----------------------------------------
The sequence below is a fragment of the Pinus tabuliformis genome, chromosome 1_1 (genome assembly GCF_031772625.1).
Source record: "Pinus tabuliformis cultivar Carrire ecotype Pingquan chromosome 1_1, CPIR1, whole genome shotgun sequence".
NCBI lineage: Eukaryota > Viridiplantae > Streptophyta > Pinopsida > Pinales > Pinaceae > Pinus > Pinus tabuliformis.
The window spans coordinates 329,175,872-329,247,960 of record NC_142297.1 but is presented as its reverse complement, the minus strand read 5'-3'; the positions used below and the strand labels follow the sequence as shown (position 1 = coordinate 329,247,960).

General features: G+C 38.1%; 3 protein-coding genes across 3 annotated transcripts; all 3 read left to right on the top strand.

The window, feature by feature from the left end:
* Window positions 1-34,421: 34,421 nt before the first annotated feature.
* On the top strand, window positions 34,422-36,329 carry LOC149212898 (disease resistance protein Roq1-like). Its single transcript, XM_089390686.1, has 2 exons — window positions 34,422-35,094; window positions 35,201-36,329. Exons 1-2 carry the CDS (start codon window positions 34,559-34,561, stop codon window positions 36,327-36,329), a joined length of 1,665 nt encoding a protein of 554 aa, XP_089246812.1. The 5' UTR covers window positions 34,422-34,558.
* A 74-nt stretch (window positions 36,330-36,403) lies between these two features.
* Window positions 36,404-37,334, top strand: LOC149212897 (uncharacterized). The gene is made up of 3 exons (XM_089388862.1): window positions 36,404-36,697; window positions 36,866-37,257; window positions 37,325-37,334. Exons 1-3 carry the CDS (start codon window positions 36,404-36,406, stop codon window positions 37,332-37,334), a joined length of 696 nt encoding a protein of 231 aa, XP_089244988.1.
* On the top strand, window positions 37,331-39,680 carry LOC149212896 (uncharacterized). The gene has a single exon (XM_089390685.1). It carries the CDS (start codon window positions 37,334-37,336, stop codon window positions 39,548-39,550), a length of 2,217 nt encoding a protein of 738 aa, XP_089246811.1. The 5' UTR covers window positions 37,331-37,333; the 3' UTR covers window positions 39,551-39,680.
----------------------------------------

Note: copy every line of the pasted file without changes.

The sequence below is a fragment of the Pinus tabuliformis genome, chromosome 1_1 (genome assembly GCF_031772625.1).
Source record: "Pinus tabuliformis cultivar Carrire ecotype Pingquan chromosome 1_1, CPIR1, whole genome shotgun sequence".
NCBI lineage: Eukaryota > Viridiplantae > Streptophyta > Pinopsida > Pinales > Pinaceae > Pinus > Pinus tabuliformis.
The window spans coordinates 329,175,872-329,247,960 of record NC_142297.1 but is presented as its reverse complement, the minus strand read 5'-3'; the positions used below and the strand labels follow the sequence as shown (position 1 = coordinate 329,247,960).

General features: G+C 38.1%; 3 protein-coding genes across 3 annotated transcripts; all 3 read left to right on the top strand.

The window, feature by feature from the left end:
* Window positions 1-34,421: 34,421 nt before the first annotated feature.
* On the top strand, window positions 34,422-36,329 carry LOC149212898 (disease resistance protein Roq1-like). Its single transcript, XM_089390686.1, has 2 exons — window positions 34,422-35,094; window positions 35,201-36,329. Exons 1-2 carry the CDS (start codon window positions 34,559-34,561, stop codon window positions 36,327-36,329), a joined length of 1,665 nt encoding a protein of 554 aa, XP_089246812.1. The 5' UTR covers window positions 34,422-34,558.
* A 74-nt stretch (window positions 36,330-36,403) lies between these two features.
* Window positions 36,404-37,334, top strand: LOC149212897 (uncharacterized). The gene is made up of 3 exons (XM_089388862.1): window positions 36,404-36,697; window positions 36,866-37,257; window positions 37,325-37,334. Exons 1-3 carry the CDS (start codon window positions 36,404-36,406, stop codon window positions 37,332-37,334), a joined length of 696 nt encoding a protein of 231 aa, XP_089244988.1.
* On the top strand, window positions 37,331-39,680 carry LOC149212896 (uncharacterized). The gene has a single exon (XM_089390685.1). It carries the CDS (start codon window positions 37,334-37,336, stop codon window positions 39,548-39,550), a length of 2,217 nt encoding a protein of 738 aa, XP_089246811.1. The 5' UTR covers window positions 37,331-37,333; the 3' UTR covers window positions 39,551-39,680.